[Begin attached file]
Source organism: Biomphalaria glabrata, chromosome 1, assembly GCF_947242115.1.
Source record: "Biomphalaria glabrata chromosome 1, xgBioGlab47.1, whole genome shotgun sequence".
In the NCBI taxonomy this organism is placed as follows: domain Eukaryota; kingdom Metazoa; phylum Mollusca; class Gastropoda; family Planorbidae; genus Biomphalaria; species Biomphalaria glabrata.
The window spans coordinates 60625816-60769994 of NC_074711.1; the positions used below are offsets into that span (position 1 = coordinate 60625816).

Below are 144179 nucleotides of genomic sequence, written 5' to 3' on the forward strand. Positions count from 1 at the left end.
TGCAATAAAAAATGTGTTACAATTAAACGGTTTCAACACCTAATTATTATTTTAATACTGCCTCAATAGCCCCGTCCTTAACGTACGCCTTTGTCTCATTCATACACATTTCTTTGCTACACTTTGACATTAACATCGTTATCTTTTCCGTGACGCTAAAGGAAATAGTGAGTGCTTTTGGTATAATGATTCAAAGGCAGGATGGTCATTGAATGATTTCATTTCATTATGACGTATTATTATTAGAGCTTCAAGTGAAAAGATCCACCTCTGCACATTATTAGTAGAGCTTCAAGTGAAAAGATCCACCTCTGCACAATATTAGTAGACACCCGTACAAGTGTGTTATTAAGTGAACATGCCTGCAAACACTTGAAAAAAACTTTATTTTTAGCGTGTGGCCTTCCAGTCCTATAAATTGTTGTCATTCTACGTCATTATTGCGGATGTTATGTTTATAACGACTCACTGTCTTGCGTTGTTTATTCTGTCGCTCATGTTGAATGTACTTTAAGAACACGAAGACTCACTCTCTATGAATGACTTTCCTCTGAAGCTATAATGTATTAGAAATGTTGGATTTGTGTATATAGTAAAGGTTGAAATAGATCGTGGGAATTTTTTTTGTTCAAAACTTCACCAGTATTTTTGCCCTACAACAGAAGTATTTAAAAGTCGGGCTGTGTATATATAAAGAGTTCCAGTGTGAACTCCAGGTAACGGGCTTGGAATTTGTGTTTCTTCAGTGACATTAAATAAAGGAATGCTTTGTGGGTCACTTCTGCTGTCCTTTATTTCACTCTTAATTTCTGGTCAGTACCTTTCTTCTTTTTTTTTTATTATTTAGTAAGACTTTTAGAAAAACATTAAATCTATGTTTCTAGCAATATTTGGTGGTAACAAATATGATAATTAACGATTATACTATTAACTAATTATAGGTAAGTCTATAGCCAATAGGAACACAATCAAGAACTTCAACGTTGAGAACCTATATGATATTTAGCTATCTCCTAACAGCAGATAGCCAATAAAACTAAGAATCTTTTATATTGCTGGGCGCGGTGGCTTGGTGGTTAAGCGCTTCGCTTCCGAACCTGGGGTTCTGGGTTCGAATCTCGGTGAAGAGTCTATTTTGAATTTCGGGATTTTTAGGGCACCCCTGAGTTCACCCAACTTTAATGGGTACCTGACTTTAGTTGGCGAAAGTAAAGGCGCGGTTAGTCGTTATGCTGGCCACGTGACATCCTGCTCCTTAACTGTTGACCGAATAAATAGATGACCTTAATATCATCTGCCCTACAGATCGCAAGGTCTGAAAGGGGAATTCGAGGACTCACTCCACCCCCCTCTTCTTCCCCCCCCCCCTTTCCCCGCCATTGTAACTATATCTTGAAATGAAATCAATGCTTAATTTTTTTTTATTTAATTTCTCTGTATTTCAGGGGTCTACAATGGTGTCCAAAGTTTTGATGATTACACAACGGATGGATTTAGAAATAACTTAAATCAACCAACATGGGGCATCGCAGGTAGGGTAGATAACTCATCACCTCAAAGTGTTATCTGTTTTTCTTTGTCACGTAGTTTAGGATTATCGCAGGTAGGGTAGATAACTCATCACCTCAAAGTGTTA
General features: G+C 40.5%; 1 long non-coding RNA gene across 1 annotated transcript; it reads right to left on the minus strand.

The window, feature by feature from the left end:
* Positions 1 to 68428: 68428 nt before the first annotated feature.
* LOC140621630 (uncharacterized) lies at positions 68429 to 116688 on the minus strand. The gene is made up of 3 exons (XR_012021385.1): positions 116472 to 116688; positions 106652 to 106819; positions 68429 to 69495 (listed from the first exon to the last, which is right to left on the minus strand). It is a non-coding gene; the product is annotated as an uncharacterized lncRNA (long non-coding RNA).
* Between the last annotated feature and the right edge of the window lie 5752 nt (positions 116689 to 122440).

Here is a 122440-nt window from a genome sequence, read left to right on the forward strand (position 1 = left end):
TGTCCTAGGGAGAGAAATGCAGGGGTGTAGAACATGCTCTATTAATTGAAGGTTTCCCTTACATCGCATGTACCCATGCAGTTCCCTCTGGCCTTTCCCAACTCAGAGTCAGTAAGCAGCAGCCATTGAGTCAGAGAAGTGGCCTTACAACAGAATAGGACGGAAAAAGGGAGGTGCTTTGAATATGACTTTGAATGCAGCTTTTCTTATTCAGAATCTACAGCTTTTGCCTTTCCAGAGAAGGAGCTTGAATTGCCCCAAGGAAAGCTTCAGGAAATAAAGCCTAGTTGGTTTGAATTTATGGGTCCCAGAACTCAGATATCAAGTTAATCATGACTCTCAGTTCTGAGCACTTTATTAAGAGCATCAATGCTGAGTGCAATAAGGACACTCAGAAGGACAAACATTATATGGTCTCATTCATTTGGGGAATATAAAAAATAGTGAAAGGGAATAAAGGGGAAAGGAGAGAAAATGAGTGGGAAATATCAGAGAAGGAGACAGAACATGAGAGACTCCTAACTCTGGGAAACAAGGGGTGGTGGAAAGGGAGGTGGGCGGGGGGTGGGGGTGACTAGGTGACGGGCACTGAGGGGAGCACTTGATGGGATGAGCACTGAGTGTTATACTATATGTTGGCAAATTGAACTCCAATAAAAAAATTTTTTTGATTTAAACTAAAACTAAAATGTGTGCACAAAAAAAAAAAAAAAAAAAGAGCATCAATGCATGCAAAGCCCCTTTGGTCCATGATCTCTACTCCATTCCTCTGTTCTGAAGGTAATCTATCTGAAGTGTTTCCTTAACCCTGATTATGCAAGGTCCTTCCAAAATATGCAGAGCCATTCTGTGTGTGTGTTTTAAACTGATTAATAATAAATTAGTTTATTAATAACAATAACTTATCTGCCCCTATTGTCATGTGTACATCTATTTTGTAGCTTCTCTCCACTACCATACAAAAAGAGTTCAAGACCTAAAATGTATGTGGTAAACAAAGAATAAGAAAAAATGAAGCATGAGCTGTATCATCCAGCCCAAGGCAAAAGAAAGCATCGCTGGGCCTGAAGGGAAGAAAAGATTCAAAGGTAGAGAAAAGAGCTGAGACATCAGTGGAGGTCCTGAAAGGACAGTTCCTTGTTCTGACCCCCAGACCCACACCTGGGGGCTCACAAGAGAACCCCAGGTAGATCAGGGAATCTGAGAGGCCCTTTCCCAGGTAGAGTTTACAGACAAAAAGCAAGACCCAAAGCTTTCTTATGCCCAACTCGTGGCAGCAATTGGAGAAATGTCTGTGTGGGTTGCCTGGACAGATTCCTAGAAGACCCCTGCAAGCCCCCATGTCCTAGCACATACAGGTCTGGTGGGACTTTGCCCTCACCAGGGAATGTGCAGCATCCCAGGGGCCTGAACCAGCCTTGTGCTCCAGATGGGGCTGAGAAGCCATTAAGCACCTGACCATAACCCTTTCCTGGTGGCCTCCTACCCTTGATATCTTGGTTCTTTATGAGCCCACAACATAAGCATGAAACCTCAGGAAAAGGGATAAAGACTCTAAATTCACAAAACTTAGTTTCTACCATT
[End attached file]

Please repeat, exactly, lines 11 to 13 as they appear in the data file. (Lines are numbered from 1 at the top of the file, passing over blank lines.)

* Between the last annotated feature and the right edge of the window lie 5752 nt (positions 116689 to 122440).

Here is a 122440-nt window from a genome sequence, read left to right on the forward strand (position 1 = left end):
TGTCCTAGGGAGAGAAATGCAGGGGTGTAGAACATGCTCTATTAATTGAAGGTTTCCCTTACATCGCATGTACCCATGCAGTTCCCTCTGGCCTTTCCCAACTCAGAGTCAGTAAGCAGCAGCCATTGAGTCAGAGAAGTGGCCTTACAACAGAATAGGACGGAAAAAGGGAGGTGCTTTGAATATGACTTTGAATGCAGCTTTTCTTATTCAGAATCTACAGCTTTTGCCTTTCCAGAGAAGGAGCTTGAATTGCCCCAAGGAAAGCTTCAGGAAATAAAGCCTAGTTGGTTTGAATTTATGGGTCCCAGAACTCAGATATCAAGTTAATCATGACTCTCAGTTCTGAGCACTTTATTAAGAGCATCAATGCTGAGTGCAATAAGGACACTCAGAAGGACAAACATTATATGGTCTCATTCATTTGGGGAATATAAAAAATAGTGAAAGGGAATAAAGGGGAAAGGAGAGAAAATGAGTGGGAAATATCAGAGAAGGAGACAGAACATGAGAGACTCCTAACTCTGGGAAACAAGGGGTGGTGGAAAGGGAGGTGGGCGGGGGGTGGGGGTGACTAGGTGACGGGCACTGAGGGGAGCACTTGATGGGATGAGCACTGAGTGTTATACTATATGTTGGCAAATTGAACTCCAATAAAAAAATTTTTTTGATTTAAACTAAAACTAAAATGTGTGCACAAAAAAAAAAAAAAAAAAAGAGCATCAATGCATGCAAAGCCCCTTTGGTCCATGATCTCTACTCCATTCCTCTGTTCTGAAGGTAATCTATCTGAAGTGTTTCCTTAACCCTGATTATGCAAGGTCCTTCCAAAATATGCAGAGCCATTCTGTGTGTGTGTTTTAAACTGATTAATAATAAATTAGTTTATTAATAACAATAACTTATCTGCCCCTATTGTCATGTGTACATCTATTTTGTAGCTTCTCTCCACTACCATACAAAAAGAGTTCAAGACCTAAAATGTATGTGGTAAACAAAGAATAAGAAAAAATGAAGCATGAGCTGTATCATCCAGCCCAAGGCAAAAGAAAGCATCGCTGGGCCTGAAGGGAAGAAAAGATTCAAAGGTAGAGAAAAGAGCTGAGACATCAGTGGAGGTCCTGAAAGGACAGTTCCTTGTTCTGACCCCCAGACCCACACCTGGGGGCTCACAAGAGAACCCCAGGTAGATCAGGGAATCTGAGAGGCCCTTTCCCAGGTAGAGTTTACAGACAAAAAGCAAGACCCAAAGCTTTCTTATGCCCAACTCGTGGCAGCAATTGGAGAAATGTCTGTGTGGGTTGCCTGGACAGATTCCTAGAAGACCCCTGCAAGCCCCCATGTCCTAGCACATACAGGTCTGGTGGGACTTTGCCCTCACCAGGGAATGTGCAGCATCCCAGGGGCCTGAACCAGCCTTGTGCTCCAGATGGGGCTGAGAAGCCATTAAGCACCTGACCATAACCCTTTCCTGGTGGCCTCCTACCCTTGATATCTTGGTTCTTTATGAGCCCACAACATAAGCATGAAACCTCAGGAAAAGGGATAAAGACTCTAAATTCACAAAACTTAGTTTCTACCATT